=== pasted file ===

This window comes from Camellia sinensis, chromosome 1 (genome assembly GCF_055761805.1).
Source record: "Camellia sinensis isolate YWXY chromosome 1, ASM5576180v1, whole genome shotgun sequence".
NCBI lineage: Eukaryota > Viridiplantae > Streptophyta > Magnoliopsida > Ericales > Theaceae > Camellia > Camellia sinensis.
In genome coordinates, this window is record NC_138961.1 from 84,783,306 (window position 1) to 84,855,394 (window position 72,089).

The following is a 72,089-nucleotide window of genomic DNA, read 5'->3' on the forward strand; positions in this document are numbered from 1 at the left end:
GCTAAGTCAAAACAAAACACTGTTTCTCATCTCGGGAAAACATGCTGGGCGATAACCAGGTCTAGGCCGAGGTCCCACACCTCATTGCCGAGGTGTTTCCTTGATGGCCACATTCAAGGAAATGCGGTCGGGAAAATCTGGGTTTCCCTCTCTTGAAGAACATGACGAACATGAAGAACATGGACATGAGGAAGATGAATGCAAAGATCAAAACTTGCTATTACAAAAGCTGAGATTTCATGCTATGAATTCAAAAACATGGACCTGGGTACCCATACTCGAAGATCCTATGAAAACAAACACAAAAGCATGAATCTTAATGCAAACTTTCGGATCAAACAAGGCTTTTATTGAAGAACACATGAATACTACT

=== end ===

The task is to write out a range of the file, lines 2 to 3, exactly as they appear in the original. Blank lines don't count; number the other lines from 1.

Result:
Source record: "Camellia sinensis isolate YWXY chromosome 1, ASM5576180v1, whole genome shotgun sequence".
NCBI lineage: Eukaryota > Viridiplantae > Streptophyta > Magnoliopsida > Ericales > Theaceae > Camellia > Camellia sinensis.